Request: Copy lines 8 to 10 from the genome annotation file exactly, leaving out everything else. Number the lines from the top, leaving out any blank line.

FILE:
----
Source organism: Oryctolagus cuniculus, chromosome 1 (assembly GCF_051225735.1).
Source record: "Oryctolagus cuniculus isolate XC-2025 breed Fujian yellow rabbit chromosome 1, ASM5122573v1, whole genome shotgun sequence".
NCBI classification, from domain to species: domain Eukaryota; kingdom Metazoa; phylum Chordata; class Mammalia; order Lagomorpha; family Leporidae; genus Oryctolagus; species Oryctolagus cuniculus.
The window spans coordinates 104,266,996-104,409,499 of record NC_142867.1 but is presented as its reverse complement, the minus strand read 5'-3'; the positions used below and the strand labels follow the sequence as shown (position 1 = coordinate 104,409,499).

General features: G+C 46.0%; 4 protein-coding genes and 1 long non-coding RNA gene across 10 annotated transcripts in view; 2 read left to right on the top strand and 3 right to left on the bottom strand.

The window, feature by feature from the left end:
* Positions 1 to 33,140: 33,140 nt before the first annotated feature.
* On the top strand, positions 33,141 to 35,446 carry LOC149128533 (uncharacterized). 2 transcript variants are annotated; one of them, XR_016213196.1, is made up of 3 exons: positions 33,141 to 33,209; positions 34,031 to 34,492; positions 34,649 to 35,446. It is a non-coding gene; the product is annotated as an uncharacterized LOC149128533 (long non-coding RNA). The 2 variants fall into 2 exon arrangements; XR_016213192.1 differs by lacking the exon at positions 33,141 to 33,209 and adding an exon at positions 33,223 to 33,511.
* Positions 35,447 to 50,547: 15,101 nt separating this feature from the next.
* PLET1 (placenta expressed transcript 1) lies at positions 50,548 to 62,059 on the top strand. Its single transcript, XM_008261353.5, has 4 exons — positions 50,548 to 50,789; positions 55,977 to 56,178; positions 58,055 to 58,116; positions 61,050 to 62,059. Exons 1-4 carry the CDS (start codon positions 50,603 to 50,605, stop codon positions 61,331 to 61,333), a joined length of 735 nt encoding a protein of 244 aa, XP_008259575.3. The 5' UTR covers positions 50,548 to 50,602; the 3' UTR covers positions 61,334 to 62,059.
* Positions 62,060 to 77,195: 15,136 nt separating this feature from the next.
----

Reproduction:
* On the top strand, positions 33,141 to 35,446 carry LOC149128533 (uncharacterized). 2 transcript variants are annotated; one of them, XR_016213196.1, is made up of 3 exons: positions 33,141 to 33,209; positions 34,031 to 34,492; positions 34,649 to 35,446. It is a non-coding gene; the product is annotated as an uncharacterized LOC149128533 (long non-coding RNA). The 2 variants fall into 2 exon arrangements; XR_016213192.1 differs by lacking the exon at positions 33,141 to 33,209 and adding an exon at positions 33,223 to 33,511.
* Positions 35,447 to 50,547: 15,101 nt separating this feature from the next.
* PLET1 (placenta expressed transcript 1) lies at positions 50,548 to 62,059 on the top strand. Its single transcript, XM_008261353.5, has 4 exons — positions 50,548 to 50,789; positions 55,977 to 56,178; positions 58,055 to 58,116; positions 61,050 to 62,059. Exons 1-4 carry the CDS (start codon positions 50,603 to 50,605, stop codon positions 61,331 to 61,333), a joined length of 735 nt encoding a protein of 244 aa, XP_008259575.3. The 5' UTR covers positions 50,548 to 50,602; the 3' UTR covers positions 61,334 to 62,059.